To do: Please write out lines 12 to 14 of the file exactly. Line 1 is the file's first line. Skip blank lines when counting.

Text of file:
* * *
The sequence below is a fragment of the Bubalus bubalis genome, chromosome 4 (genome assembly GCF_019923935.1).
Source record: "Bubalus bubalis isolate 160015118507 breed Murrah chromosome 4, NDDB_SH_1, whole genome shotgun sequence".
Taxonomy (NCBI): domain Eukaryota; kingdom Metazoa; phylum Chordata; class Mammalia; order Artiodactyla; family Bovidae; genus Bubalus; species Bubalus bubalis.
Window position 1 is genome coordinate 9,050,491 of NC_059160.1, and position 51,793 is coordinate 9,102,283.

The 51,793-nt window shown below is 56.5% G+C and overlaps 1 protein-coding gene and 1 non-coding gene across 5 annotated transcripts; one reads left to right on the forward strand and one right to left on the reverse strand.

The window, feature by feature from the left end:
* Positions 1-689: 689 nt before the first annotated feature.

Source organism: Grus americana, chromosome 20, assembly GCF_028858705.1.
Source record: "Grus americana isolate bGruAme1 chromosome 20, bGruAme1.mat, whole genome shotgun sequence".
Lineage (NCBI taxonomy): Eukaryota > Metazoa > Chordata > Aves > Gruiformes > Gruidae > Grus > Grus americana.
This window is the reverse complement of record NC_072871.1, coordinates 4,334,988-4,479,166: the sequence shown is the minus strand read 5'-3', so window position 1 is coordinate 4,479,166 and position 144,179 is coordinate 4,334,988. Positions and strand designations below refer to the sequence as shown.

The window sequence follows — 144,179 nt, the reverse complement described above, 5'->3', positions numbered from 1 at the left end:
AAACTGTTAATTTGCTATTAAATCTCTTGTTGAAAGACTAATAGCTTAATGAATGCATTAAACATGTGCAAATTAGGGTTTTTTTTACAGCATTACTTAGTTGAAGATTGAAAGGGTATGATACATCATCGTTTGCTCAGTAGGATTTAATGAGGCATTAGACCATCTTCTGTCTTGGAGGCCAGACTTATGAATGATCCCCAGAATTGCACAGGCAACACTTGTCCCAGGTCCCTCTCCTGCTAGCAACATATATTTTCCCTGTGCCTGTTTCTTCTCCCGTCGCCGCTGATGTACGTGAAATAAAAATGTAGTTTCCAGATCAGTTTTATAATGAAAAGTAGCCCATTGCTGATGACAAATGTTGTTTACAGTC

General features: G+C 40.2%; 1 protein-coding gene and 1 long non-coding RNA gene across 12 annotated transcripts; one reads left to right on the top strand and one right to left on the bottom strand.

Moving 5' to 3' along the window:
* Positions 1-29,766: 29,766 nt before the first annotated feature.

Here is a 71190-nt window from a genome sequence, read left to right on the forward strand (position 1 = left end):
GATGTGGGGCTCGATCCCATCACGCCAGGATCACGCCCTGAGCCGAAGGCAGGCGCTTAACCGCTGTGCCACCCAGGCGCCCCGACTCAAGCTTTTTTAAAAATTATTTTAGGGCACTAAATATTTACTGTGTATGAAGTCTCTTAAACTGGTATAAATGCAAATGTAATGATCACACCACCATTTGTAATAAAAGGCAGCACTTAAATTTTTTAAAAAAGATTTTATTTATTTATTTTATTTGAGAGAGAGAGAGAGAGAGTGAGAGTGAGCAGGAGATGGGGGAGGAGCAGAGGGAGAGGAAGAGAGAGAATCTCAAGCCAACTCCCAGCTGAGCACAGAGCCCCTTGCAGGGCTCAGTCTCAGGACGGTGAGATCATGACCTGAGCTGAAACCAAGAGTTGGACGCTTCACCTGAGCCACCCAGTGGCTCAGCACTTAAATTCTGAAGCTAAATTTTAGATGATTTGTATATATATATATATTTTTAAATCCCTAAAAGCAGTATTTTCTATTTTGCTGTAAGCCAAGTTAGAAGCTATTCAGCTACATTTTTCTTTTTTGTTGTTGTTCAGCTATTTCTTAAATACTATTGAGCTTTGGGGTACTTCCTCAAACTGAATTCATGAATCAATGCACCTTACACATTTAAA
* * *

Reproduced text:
The window sequence follows — 144,179 nt, the reverse complement described above, 5'->3', positions numbered from 1 at the left end:
AAACTGTTAATTTGCTATTAAATCTCTTGTTGAAAGACTAATAGCTTAATGAATGCATTAAACATGTGCAAATTAGGGTTTTTTTTACAGCATTACTTAGTTGAAGATTGAAAGGGTATGATACATCATCGTTTGCTCAGTAGGATTTAATGAGGCATTAGACCATCTTCTGTCTTGGAGGCCAGACTTATGAATGATCCCCAGAATTGCACAGGCAACACTTGTCCCAGGTCCCTCTCCTGCTAGCAACATATATTTTCCCTGTGCCTGTTTCTTCTCCCGTCGCCGCTGATGTACGTGAAATAAAAATGTAGTTTCCAGATCAGTTTTATAATGAAAAGTAGCCCATTGCTGATGACAAATGTTGTTTACAGTC

General features: G+C 40.2%; 1 protein-coding gene and 1 long non-coding RNA gene across 12 annotated transcripts; one reads left to right on the top strand and one right to left on the bottom strand.